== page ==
This is a shortcut in the way this object is being declared. The Java back-end understands the shortcut and doesn’t require the new keyword.

The Processing language reference doesn’t describe the method on line 08 as shown when declaring the vintageArray variable.

line 08. int vintageArray[];

This method is available from Processing and Java’s heritage in the C language.

Array Declarations With Arduino


int myArray[3];
int initializedArray[] = {1,2,3,4,5};
int partialArray[10] = {1,2,3};
int *ptrArray;

void setup()
{
}

void loop()
{
}

Arduino differs from Processing by using the C language definitions for arrays.  From the array declarations with Arduino source code:

Line 01. int myArray[3];

The major change is where the square brackets “[” and “]” are placed. In the C language they are found just after the variable name as in Array[3] above.

Line 02. int initializedArray[] = {1,2,3,4,5};

This line allocates the variable initializedArray to allow up to five array positions. It then initializes the values with the numbers 1 through 5 in consecutive array positions.

Line 03.  int partialArray[10] = {1,2,3};

This line allocates the variable partialArray to allow up to ten array positions. It then initializes the first three values with the numbers 1, 2, and 3 in consecutive array positions.

Line 04.  int *ptrArray;

The statement on line 04 is a valid C language allocation of a pointer named ptrArray. The use of pointers is a topic for another article. See Some Pointers For Memory Allocation.

(c) 2009 – Vince Thompson

Incrementing Variables Using ++

September 13, 2009

I received an email from Brendan, one of our 16 year old members attending the Make:KC meetings. He is looking into using the Processing language. One of his questions was about how variables are incremented using the ++ syntax.

  • The ++ syntax is for incrementing values – counting up by one each time.
  • The — syntax is for decrementing values – counting down by one each time.

References:

A thought about debugging

One thing I miss in the Processing and Arduino development environment is a way to step through a program line by line to debug a program as it’s running. Since we don’t have that feature the next best thing is by using print statements. The following programs are written to hopefully show you what is happening in the program as it is running.

Here is a short Processing program to illustrate incrementing:

Incrementing Variables in Processing


void setup()
{
 int a;
 int b;

 a=0;
 print("Initialize value: a = ");
 println(a);

 print("example 1: ++a is equal ");
 println(++a);
 println("  this example increments 'a' by 1 before evaluating (using) the variable");
 println("  in the print statement\n");

 a=0;
 print("Reinitialize: a = ");
 println(a);

 print("example 2: a++ is equal ");
 println(a++);
 println("  this example increments 'a' after printing its value");
 println("  The ++ incrementor only increases the value by 1 each time\n");

 a=0;
 print("Reinitialize: a = ");
 println(a);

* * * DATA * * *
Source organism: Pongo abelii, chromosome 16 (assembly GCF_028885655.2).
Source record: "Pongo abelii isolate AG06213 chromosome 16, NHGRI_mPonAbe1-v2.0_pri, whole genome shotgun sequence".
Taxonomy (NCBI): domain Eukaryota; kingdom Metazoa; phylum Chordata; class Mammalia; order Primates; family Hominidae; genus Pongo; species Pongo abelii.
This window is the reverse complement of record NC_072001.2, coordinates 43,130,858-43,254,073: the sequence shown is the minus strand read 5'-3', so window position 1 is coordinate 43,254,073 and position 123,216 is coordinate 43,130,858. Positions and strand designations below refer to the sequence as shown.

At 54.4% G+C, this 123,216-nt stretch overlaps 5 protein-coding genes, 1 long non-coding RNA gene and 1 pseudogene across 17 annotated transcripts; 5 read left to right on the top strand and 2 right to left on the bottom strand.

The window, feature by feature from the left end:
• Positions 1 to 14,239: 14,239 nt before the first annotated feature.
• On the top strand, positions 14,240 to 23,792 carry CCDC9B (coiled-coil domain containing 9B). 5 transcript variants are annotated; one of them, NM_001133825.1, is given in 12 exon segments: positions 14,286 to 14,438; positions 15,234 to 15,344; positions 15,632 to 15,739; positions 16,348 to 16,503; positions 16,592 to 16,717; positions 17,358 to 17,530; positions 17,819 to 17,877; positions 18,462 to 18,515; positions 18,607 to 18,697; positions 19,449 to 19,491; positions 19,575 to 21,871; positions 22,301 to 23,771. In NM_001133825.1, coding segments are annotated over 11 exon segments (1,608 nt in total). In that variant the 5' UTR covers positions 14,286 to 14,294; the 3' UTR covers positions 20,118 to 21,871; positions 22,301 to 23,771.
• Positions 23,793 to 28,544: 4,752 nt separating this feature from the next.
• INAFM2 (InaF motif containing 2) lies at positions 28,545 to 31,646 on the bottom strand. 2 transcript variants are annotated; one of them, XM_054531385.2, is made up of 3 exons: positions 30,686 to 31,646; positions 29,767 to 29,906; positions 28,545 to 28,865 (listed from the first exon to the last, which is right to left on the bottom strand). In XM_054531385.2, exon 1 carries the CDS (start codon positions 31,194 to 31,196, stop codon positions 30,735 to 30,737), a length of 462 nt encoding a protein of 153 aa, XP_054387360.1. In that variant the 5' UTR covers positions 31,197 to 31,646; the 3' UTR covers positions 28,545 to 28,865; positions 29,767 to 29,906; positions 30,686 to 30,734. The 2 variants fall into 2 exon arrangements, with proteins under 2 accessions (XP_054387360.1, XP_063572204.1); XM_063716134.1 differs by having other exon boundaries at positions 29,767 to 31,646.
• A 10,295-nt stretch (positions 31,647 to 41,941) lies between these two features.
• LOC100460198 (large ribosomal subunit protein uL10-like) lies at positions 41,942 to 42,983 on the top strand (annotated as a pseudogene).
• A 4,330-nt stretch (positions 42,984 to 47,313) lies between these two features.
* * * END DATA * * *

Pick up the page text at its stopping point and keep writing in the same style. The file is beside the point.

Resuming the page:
println("example 3: a += 1");
 print("  a equals ");
 println(a += 1);
 println("  This is another example of incrementing the variable by 1");
 println("  a += 1 is a simplified way of writing  a = a + 1\n");

 a=0;
 b=5;
 print("Reinitialize: a = ");
 print(a);
 print(" and b = ");
 println(b);
 println("example 4: a += b");
 print("  a equals ");
 println(a += b);
 println("  The += operator lets you change the incrementing value");
 println("  a += b is a simplified way of writing  a = a + b\n");

}

void draw()
{
}

When you look at Processing’s output view as you run the program you’ll see:

Initialize value: a = 0
example 1: ++a is equal 1
this example increments ‘a’ by 1 before evaluating (using) the variable in the print statement

Reinitialize: a = 0
example 2: a++ is equal 0
this example increments ‘a’ after printing its value
The ++ incrementor only increases the value by 1 each time

Reinitialize: a = 0
example 3: a += 1
a equals 1
This is another example of incrementing the variable by 1
a += 1 is a simplified way of writing  a = a + 1

Reinitialize: a = 0 and b = 5
example 4: a += b
a equals 5
The += operator lets you change the incrementing value
a += b is a simplified way of writing  a = a + b

To illustrate the similarities of programming in Processing and programming for an Arduino, consider this program.

Incrementing Variables in Arduino

void setup()
{
int a;
int b;

Serial.begin(9600);

a=0;
Serial.print("Initialize value: a = ");
Serial.println(a);

Serial.print("example 1: ++a == ");
Serial.println(++a);
Serial.println("  this example increments 'a' by 1 before evaluating (using) the variable");
Serial.println("  in the print statement\n");

a=0;
Serial.print("Reinitialize: a = ");
Serial.println(a);

Serial.print("example 2: a++ == ");
Serial.println(a++);
Serial.println("  this example increments 'a' after printing its value");
Serial.println("  The ++ incrementor only increases the value by 1 each time\n");

a=0;
Serial.print("Reinitialize: a = ");
Serial.println(a);
Serial.println("example 3: a += 1");
Serial.print("  a equals ");
Serial.println(a += 1);
Serial.println("  This is another example of incrementing the variable by 1\n");

a=0;
b=5;
Serial.print("Reinitialize: a = ");
Serial.print(a);
Serial.print(" and b = ");
Serial.println(b);
Serial.println("example 4: a += b");
Serial.print("  a equals ");
Serial.println(a += b);
Serial.println("  The += operator lets you change the incrementing value\n");
}

void loop()
{}

The only difference with an Arduino program is in order to display messages on your computer screen you need to send them through a serial connection using the “Serial.” prefix on the “print” statement. The variables get incremented the same way whether using Processing or Arduino.

(c) 2009 – Vince Thompson